D

A B C D E F G H I J K L M N O P Q R S T U V W X Y Z

A piece for solo piano

Note : Dancing with Pannonica

Dancing with Pannonica

Thsi piece was written for the 70th birthday of Peter Hanser-Strecker, head of Schott Music. It is dedicated to him, and to the memory of Steve Lacy. The music relates to the solo piano music of Thelonious Monk for whom Pannonica, the nickname of the Englsih aristocrat Baroness Nica Rothschild. She was passionate about jazz and was Monk's patron for many years - Charlie Parker died in her New York apartment.



Duration: 10’
Instrumentation (i): horn, tuba, piano, vibes.
First performance: Stedelijk Museum Amsterdam, 15 April 1978.
Instrumentation (ii): harmonium, tuba, flute, clarinet, harpsichord.
Video performance, Sheffield University, May 1978



A setting of extracts from Psalm 69 for choir (the Swedish Radio Choir) and a group of early music instruments (Serikon): cornetto, mute cornetto, baroque trombone, dulcian; three baroque violas, lirone; organ, electric guitar, theorbo.

Note : De Profundis Aquarum

De Profundis Aquarum

The piece was commissioned for a project called Aqua Alta, which relates to the fact that Venice is sinking and links this with the whole question of the destruction of the environment. The text, from Psalm 69, reflects these concerns in an abstract way.

Fior me it was a pleasure to work for the first time with a group of baroque and renaissance instruments and to take on board all kinds of questions about specific techniques, tuning and so on, and to work directly with some very fine and highly individual musicians, who were invariably helpful. My main link was with the director of Serikon, the baroque trombonist Daniel Stigall, who introduced me to various musicians, with whom I worked personally or through correspondence. 

As a result we have future projects involving my own singer Anna Maria Friman and John Potter, with cornetto, shawm and trombone. (see photo)

 

 



Music for the ballet New Work by Edouard Lock, for La La La Human Steps.

For 4 players: saxophones (soprano, alto, tenor/baritone), viola, cello, piano

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Note : Dido and Orfeo

Dido and Orfeo

The music for Dido and Orfeo involves a reworking of music from Purcell's Dido and Aeneas and Gluck's Orfeo ed Euridice, just as my previous collaboration with Edouard Lock, Amjad, took the Romantic ballet - Tchaikovsky's Swan Lake and Sleeping Beauty as its source.

The music is for a small ensemble, four players, playing saxophones (soprano, alto, tenor/baritone), viola, cello and piano. The original performance and subsequent touring performances, were directed by pianist Njo Kong Kie, who also directed Amjad. The other performers were viola (Jennifer Thiessen, who also performed with Amjad), cello (Jean-Christophe Lizotte) and saxophones (Ida Toninato - who plays soprano, alto and tenor saxophones. I subsequently replaced the tenor with baritone sax, as this is Ida's preferred instrument).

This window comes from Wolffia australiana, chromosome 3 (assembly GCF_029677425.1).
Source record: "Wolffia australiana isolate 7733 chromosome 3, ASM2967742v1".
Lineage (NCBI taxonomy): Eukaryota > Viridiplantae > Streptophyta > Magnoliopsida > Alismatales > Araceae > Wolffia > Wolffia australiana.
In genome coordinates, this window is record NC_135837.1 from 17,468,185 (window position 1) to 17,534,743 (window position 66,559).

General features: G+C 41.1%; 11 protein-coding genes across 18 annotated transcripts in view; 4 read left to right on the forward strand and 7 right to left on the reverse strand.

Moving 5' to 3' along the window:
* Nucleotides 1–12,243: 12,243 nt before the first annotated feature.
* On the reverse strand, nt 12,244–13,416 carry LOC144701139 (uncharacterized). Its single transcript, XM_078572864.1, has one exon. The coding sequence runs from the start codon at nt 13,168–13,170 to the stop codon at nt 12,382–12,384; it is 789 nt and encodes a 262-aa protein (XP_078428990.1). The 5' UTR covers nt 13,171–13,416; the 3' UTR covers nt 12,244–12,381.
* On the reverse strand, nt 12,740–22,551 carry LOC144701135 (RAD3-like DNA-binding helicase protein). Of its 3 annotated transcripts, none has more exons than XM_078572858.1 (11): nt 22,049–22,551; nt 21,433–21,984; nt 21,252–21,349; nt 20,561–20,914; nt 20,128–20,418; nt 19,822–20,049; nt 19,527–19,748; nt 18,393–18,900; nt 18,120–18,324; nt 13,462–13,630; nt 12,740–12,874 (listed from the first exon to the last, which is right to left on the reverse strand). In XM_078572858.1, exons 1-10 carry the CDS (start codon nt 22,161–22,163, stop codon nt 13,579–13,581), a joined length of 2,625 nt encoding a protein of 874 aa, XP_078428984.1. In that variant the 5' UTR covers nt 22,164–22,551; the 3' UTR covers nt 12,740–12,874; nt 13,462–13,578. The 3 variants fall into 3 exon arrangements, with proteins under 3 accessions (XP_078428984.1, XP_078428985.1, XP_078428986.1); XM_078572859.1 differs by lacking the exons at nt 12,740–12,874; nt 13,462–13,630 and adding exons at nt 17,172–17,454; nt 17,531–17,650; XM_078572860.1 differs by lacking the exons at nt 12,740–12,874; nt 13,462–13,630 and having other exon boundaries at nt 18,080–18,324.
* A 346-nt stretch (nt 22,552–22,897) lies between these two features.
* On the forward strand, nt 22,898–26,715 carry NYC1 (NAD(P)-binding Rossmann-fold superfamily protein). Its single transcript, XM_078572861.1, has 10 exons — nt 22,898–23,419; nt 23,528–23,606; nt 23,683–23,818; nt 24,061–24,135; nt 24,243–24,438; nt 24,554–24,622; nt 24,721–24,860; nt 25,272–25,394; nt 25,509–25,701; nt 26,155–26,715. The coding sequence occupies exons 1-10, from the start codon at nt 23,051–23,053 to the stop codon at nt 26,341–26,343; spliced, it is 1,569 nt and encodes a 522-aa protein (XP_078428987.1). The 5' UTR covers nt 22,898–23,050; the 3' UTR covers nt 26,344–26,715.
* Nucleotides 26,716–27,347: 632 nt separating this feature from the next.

Sequence of work for edition

 (renumbered - original numbers in brackets))

(Purcell: Dido)

I Overture

II Banish Sorrow

III Ah, Belinda

IV Cupid only

V To the hills

VI The Triumphing dance

VII Prelude for the witches

VIII In our deep vaulted cell

IX Thanks to the lonesome vales

X Oft she visits - not used in dance

XI Haste haste

XII Dido's lament

XIII With drooping wings

XIV After the Witches' Prelude

 

(Gluck: Orfeo))

XV (XIV) Che Piangendo - not used in dance

XVI (XIVA) Pantomime

XVII (XIVB) Ah, si intorno

XVIII (XVIC) Chiamo il mio ben cosi - not used in dance

XIX (XV) Dance of the Furies

XX (XVI) Ah quale incognito

XXI (XVIA) Men Tiranne

XXII (XVII) Dance A

XXIII (XVIII) Dance B

XXIV (XIX) Air

XXV (XX) Dance of the Heros - not used in dance

XXVI (XXI) Vieni a regni

XXVII Che faro senza Euridice

XXVIII (XXII) Sposa

XXIX (XXIII) Si Aspetta

XXX (XXIV) Trio

 

Dance Sequence (with current score numberings)

 

(Purcell: Dido)

I Overture

II Banish Sorrow

III Ah, Belinda

V To the hills

VII Prelude for the witches

VIII In our deep vaulted cell

XI Haste haste

VI The Triumphing dance

IX Thanks to the lonesome vales

IV Cupid only

XVIII Dance B (from Orfeo, not Dido))

XIII With drooping wings

XII Dido's lament

 

After the Witches' Prelude (film)

 

(Gluck: Orfeo)

XIX Air

XIVA Pantomime

XIVB Ah, si intorno

XV Dance of the Furies

XVI Ah quale incognito

XVII Dance A

XXI Vieni a regni

XXII Sposa

XVIA Men Tiranne

XXIV Trio

 

 

 



A set of pieces for 4 players: saxophone (various), viola, cello, piano based on music by Purcell and Gluck. 

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Note : Dido and Orfeo

Dido and Orfeo

The music for Dido and Orfeo involves a reworking of music from Purcell's Dido and Aeneas and Gluck's Orfeo ed Euridice, just as my previous collaboration with Edouard Lock, Amjad, took the Romantic ballet - Tchaikovsky's Swan Lake and Sleeping Beauty as its source.

The music is for a small ensemble, four players, playing saxophones (soprano, alto, tenor/baritone), viola, cello and piano. The original performance and subsequent touring performances, were directed by pianist Njo Kong Kie, who also directed Amjad. The other performers were viola (Jennifer Thiessen, who also performed with Amjad), cello (Jean-Christophe Lizotte) and saxophones (Ida Toninato - who plays soprano, alto and tenor saxophones. I subsequently replaced the tenor with baritone sax, as this is Ida's preferred instrument).

This is the third of my collaborations with Edouard, all of which have involved references to earlier music, and we plan more for the future.

Sequence of works

(Purcell: Dido)

I Overture

II Banish Sorrow

III Ah, Belinda

IV Cupid only

V To the hills

VI The Triumphing dance